Finally, the scope also has an electronic reticle level (which is exactly what it sounds like) to help both with scope mounting and to improve precision at longer range.
Custom Dial System
The Leupold VX-6HD has another great feature in the Custom Dial System ZeroLock 2 (CDS-ZL2).
Basically, Leupold will build a custom elevation adjustment dial for your specific hunting load, scope, and typical hunting conditions.
All scopes ship from the factory with a standard MOA adjustment elevation turret, but Leupold offers one free custom ballistic dial with a new Leupold VX-6HD scope. Additional dials are $80 each.
To get your custom elevation dial, you just need to send them your scope serial number, cartridge, bullet manufacturer, bullet model and weight, ballistic coefficient, muzzle velocity, average temperature, average elevation above sea level, height of the scope, and desired sight-in distance.
They’ll take all that data and make a CDS-ZL2 specifically made for you (typical turn-around time is 4-6 weeks).
Installing a new zero lock elevation dial is pretty simple: use the supplied Allen wrench to loosen the screws and remove the old elevation dial, drop the new CDS-ZL in its place (align the hash mark on the scope body with your chosen zero range on the CDS), and then tighten the screws on the new dial.
After that, it’s a simple matter of turning the CDS to the right range and doing your part as a shooter.
Randy Newberg calls it a “Click, Dial, Shoot” system:
Click the button on your rangefinder to get the range, dial the scope to the appropriate distance, hold dead on, and shoot!
No more taping a bullet dope chart to the stock of your rifle or trying to determine the proper amount of hold over before you take a long range shot. If your target is 300 yards away, just set the custom elevation dial to 300 yards, hold the crosshairs exactly where you want to hit, and squeeze the trigger.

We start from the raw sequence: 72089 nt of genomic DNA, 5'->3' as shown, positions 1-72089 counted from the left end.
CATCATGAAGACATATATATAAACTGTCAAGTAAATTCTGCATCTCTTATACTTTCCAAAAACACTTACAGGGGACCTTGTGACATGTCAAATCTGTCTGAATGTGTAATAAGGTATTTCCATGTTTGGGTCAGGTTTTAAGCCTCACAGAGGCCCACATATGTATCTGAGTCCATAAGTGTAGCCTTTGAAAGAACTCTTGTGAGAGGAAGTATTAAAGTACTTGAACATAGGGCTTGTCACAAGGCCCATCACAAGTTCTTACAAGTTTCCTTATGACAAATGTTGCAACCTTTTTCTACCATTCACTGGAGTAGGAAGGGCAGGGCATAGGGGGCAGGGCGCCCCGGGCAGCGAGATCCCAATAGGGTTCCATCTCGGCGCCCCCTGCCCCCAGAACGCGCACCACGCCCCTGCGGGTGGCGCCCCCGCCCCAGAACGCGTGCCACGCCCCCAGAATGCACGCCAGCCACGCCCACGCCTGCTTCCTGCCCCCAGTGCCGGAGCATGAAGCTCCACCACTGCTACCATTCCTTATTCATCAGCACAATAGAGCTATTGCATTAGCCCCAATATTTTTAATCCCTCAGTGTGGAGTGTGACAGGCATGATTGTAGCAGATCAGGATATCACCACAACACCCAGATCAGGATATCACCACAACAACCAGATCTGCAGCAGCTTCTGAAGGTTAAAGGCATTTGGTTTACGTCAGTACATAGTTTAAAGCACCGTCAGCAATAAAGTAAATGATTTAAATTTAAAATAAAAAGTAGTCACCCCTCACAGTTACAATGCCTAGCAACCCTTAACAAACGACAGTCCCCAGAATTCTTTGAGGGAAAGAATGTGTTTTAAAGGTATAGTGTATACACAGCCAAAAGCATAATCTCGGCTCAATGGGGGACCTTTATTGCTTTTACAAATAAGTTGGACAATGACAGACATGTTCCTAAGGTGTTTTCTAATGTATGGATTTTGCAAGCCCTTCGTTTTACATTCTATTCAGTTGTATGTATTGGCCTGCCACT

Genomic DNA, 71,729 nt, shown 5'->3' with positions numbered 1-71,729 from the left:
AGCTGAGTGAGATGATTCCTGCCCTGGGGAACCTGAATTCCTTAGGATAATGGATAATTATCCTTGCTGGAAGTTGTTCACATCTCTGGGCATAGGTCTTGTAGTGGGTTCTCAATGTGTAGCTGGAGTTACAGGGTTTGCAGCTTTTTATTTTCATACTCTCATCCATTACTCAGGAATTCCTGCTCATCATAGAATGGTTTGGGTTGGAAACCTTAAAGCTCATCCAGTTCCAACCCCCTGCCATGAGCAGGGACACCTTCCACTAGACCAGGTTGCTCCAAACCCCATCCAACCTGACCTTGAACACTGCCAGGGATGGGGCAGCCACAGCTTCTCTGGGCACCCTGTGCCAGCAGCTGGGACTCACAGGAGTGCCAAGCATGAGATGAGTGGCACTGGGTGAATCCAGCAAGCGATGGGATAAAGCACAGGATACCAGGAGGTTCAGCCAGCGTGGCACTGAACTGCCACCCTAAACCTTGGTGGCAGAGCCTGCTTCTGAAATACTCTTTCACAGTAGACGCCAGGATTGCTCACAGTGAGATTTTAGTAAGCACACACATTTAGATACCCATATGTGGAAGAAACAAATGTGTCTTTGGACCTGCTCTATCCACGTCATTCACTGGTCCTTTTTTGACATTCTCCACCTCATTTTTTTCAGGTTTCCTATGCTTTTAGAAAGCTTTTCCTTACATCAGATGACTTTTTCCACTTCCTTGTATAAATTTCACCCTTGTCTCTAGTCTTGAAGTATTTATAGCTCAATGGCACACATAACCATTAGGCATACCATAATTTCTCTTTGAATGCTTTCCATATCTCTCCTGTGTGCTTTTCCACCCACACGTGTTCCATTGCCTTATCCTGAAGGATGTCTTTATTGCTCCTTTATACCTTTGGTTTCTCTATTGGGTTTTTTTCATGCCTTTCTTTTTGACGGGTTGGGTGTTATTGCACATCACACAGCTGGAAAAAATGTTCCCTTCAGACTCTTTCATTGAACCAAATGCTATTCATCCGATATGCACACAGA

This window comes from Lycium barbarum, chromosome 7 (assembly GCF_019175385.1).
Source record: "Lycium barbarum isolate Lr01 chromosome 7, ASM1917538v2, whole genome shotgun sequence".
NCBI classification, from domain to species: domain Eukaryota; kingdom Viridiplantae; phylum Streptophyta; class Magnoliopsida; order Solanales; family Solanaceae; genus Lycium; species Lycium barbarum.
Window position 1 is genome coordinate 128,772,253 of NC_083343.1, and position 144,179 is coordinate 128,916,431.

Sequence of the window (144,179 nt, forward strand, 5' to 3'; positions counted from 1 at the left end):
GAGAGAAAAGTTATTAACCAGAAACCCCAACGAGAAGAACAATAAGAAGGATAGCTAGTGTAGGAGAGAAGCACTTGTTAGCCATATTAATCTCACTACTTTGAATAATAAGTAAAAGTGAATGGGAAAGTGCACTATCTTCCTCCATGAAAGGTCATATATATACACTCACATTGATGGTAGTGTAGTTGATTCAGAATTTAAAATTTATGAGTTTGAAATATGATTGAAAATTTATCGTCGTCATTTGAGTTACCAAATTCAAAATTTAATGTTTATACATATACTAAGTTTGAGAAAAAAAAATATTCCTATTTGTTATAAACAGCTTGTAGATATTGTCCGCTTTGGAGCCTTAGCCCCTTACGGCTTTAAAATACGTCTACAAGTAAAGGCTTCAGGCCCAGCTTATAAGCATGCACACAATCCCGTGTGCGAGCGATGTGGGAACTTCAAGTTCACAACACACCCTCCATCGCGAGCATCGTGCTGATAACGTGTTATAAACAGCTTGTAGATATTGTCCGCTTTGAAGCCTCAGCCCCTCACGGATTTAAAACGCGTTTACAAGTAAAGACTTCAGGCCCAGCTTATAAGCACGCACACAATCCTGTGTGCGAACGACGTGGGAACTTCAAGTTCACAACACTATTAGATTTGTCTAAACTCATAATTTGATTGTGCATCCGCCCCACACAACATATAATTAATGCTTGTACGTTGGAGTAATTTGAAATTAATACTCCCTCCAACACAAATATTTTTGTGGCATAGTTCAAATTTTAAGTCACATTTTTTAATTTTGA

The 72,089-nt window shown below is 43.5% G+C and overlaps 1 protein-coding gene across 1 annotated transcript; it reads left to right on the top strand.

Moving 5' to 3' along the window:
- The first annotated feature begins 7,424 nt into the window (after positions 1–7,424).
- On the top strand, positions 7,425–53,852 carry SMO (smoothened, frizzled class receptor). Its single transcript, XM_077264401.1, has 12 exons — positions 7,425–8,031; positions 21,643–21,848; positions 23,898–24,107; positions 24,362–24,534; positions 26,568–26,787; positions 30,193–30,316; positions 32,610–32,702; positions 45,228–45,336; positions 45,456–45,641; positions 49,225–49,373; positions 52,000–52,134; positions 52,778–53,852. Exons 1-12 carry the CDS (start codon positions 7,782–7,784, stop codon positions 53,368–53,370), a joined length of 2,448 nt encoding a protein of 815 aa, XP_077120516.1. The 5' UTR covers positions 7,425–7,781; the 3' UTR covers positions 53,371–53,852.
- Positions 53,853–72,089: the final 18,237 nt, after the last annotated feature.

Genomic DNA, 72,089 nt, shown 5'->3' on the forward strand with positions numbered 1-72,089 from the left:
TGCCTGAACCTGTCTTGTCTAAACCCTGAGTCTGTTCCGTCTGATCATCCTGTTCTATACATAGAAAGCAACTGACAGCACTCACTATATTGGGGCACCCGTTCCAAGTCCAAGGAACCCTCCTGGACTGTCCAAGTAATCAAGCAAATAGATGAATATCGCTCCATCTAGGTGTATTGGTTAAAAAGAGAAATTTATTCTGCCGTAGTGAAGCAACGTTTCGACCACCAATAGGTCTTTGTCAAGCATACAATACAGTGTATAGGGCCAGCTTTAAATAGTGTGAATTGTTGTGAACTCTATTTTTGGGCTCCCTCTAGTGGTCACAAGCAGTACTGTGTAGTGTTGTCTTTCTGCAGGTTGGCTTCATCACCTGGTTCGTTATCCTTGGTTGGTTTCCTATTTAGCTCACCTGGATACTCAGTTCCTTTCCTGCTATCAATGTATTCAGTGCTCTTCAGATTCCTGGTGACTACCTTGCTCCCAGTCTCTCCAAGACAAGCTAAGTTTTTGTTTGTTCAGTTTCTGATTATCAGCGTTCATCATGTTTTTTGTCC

The CDS is cool feature, but it’s only as good as the zero on your scope though.
Make certain you have your scope dialed in exactly at the specified range before you install the CDS on your scope.
This is because small errors in your zero become more apparent when shooting at longer ranges. For instance, an error of two clicks at 100 yards means your bullet will be off by 1/2″. That becomes a 2″ error at 400 yards though.
All that being said, the CDS is a great system and does a great job at its primary task of helping shooters make elevation adjustments on the fly.
The CDS-ZL2 gives the user 2 full revolutions of elevation adjustment. The maximum range of the CDS varies depending on the load, but my particular CDS tailor made for my .300 Win Mag has adjustments out to about 1,200 yards.
Additionally, the VX-6HD 4-24x52mm scope uses the new CDS-TZL3, which provides 3 full revolutions of elevation adjustment.
6:1 Zoom Ratio
While the Leupold VX-6HD is available in several different variations, each specific model has a versatile 6:1 zoom.
What the heck does that mean?
Basically, it means that these scopes have 6 times more magnification at high power than at low power.
For instance, the 3-18x50mm version of the Leupold VX-6HD has a minimum magnification of 3x and a 18 x magnification at the high end. The same is true of the other models: 1-6x, 2-12x, and 4-24x.
This wide zoom range makes the scope incredibly versatile with a low enough minimum magnification and wide enough field of view for optimum performance during an unexpected close range encounter, but still plenty of magnification for use during long range shots.
Indeed, the 3-18x50mm or the 3-18x44mm VX-6HD with a slightly smaller objective lens might be the most versatile Leupold riflescope available and a hunter with the reversible throw lever can rapidly manipulate the power selector to take advantage of that entire magnification range.
The Leupold VX-6 HD has just about the perfect amount of eye relief. At the same time, eye relief doesn’t change at all across magnifications.
The scope also has what Leupold calls an extreme fast-focus eyepiece as well as a very generous eyebox. While you might not notice this shooting off a bench rest on flat ground, this is really nice for extreme uphill and downhill shots.
Waterproof, Durable, & Easy To Use
Leupold advertises that the VX-6HD rifle scope is waterproof, shock proof, and fog proof.
According to Leupold, the scope uses the latest technology along with advanced internal gasses and sealing methods designed to withstand extreme temperatures, elevation changes, and shocks to keep the internals of the optics moisture free and crystal clear.
They claim their proprietary gas blend and seals are tested to a 33-foot depth under water and from -40 degrees Fahrenheit all the way up to 160 degrees Fahrenheit.